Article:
Using a temporary tool asset, I set up the first part of the first task, which will involve picking up the tool from the tray to drag a line down the torso and create an incision. For this first part, I am using the same method that the cloth from level 1 uses, hiding the game object and showing a cursor in its place when it is clicked.

I chose to use this method again because when it comes to clicking and dragging the cursor in a line to form the cut, it would be best to have the cursor positioned at the pointed tip of the tool. I also don’t want the game object itself to potentially get in the way of the player clicking the point to drag.

I was able to combine aspects of my drag-and-drop code with the set-up for making an incision that I set up in the Unity prototype for the game.

The player drags point A circle to point B, locked to only move along the z-axis (ie. a straight line) and not being able to go outside of the line’s start and end positions.

This completes task 1 and also causes the open torso game object to appear. I set canPickUpItems to false to prevent the player from picking up the tool again, as that won’t be needed from here on.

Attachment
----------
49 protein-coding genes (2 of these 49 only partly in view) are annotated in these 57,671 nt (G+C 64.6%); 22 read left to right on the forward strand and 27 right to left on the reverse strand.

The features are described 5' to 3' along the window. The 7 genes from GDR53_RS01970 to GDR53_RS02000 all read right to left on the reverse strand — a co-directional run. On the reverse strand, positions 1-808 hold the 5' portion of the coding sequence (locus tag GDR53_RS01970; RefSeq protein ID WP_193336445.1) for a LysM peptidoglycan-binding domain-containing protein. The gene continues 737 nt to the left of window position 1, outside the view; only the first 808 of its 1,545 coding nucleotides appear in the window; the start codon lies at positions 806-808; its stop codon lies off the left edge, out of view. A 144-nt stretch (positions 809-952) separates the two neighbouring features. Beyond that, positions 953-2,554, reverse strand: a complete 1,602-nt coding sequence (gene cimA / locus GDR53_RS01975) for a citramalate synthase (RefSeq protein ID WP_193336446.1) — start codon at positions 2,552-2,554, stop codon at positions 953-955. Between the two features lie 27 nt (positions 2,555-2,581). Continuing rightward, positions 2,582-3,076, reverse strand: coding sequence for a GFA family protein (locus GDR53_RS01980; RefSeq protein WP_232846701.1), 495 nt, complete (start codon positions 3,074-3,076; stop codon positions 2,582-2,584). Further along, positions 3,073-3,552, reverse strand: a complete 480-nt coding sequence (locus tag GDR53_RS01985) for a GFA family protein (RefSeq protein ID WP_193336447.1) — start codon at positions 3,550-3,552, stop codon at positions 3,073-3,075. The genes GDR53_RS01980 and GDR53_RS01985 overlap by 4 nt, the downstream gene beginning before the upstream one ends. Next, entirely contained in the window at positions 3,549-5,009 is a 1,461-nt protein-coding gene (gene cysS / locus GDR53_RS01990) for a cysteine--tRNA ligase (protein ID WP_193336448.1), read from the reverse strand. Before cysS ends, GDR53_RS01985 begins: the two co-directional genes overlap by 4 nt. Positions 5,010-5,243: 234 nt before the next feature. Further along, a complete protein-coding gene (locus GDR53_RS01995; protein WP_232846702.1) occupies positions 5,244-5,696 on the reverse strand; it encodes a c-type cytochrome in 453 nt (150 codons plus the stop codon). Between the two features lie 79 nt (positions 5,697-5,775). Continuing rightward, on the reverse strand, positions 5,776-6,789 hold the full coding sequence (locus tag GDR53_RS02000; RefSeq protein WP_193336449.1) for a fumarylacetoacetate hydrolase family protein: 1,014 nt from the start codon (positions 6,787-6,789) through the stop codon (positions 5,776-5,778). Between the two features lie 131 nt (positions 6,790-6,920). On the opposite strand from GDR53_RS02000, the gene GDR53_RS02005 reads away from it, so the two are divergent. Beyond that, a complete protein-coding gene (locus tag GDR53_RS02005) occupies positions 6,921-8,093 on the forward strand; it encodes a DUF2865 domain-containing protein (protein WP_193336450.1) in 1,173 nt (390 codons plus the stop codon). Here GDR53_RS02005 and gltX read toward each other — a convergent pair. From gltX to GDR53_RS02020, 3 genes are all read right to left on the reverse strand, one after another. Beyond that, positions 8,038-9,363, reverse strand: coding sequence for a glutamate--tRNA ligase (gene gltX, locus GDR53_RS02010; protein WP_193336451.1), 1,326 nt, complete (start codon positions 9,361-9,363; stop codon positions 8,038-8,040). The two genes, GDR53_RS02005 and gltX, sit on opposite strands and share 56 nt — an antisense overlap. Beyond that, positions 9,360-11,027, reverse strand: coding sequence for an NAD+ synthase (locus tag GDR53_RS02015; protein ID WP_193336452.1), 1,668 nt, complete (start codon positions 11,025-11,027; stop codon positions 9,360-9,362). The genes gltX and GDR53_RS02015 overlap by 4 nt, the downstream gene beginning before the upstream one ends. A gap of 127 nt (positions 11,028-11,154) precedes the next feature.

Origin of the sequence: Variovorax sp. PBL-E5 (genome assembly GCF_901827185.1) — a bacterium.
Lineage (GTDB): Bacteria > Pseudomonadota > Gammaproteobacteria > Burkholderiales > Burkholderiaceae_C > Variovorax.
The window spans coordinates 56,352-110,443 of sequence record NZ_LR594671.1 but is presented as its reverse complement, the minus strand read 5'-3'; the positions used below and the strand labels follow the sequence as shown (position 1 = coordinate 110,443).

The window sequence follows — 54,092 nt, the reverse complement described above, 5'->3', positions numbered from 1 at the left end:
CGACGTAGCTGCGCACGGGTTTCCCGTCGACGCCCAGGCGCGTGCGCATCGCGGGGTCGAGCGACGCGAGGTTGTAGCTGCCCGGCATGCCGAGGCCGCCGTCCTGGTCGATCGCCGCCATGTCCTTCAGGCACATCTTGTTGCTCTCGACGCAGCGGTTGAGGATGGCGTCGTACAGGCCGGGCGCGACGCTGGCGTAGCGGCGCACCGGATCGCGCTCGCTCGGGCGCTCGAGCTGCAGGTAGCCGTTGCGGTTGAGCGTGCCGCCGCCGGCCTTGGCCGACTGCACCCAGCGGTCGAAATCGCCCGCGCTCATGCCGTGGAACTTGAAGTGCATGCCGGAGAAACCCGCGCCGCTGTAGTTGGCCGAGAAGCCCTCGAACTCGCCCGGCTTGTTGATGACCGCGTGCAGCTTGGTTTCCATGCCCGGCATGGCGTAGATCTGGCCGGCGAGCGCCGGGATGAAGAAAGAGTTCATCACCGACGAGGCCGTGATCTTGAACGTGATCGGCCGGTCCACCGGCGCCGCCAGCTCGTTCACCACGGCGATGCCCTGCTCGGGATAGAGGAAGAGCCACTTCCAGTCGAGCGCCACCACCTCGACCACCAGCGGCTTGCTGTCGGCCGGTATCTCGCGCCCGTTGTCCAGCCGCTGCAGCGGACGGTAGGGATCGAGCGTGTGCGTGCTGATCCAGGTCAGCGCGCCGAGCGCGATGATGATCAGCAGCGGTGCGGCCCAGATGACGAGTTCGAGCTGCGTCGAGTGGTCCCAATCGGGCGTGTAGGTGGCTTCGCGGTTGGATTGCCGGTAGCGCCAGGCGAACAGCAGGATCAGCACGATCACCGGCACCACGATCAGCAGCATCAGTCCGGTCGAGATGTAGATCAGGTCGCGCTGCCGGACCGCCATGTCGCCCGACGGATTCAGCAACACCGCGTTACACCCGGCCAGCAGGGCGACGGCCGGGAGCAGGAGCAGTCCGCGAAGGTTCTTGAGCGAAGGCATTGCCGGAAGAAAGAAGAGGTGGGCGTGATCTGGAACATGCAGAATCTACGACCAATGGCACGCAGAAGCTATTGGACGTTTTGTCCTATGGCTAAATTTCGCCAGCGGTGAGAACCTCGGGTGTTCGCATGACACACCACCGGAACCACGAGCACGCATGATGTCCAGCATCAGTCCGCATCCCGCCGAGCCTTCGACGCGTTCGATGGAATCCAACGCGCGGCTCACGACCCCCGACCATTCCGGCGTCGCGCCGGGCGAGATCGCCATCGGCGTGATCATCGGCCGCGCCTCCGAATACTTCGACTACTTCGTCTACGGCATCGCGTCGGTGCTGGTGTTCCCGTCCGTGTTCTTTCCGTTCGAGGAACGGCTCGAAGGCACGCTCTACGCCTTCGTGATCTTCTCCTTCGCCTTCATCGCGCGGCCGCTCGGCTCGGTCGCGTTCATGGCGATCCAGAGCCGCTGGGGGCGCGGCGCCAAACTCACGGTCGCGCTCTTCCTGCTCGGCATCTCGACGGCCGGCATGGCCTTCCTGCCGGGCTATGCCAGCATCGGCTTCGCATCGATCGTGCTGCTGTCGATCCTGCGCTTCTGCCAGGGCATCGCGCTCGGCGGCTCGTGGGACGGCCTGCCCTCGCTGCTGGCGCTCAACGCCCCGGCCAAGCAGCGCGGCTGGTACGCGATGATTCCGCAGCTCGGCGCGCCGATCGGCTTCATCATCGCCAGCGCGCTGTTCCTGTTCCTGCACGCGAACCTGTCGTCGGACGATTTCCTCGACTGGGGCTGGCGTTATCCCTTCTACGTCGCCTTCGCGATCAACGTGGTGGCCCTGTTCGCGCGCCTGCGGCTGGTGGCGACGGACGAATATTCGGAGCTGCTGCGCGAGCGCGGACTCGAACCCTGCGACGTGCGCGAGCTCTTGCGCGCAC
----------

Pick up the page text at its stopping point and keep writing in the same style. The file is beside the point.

The some of the assets used here either placeholders or work in progresses that will be updated as soon as they are ready.

Gabbing Guts

This will be another click and drag segment, but unlike past ones there won’t be a target area to drag the object to. Instead once the object is let go of, it will fall down and off screen.

To start with, I will try the method of having the object follow the cursor around, changed to a different sprite image, and will then need to figure out how to add some gravity to it only when let go. I think this may be possible with a rigidbody.

This almost works as intended, aside from one small problem; the direction of the gravity. Unfortunately this doesn’t seem to be something I can easily change for just a couple of game objects, as gravity is controlled by the game’s physics system and is a constant.

However, one work around I can use is rotating the whole room set up in the scene by -90 degrees; this way the game’s gravity will be in the downwards direction we want for this scene. All that’s left is to update my script for this segment to use the correct axis for the mouse/game object position (y now instead of z).

Next, I want to try adding a small bit of directional velocity to the object as it’s released/falls. I will use a similar technique that the eye scatter script uses, calculating the change in position to add a small velocity in the direction moved.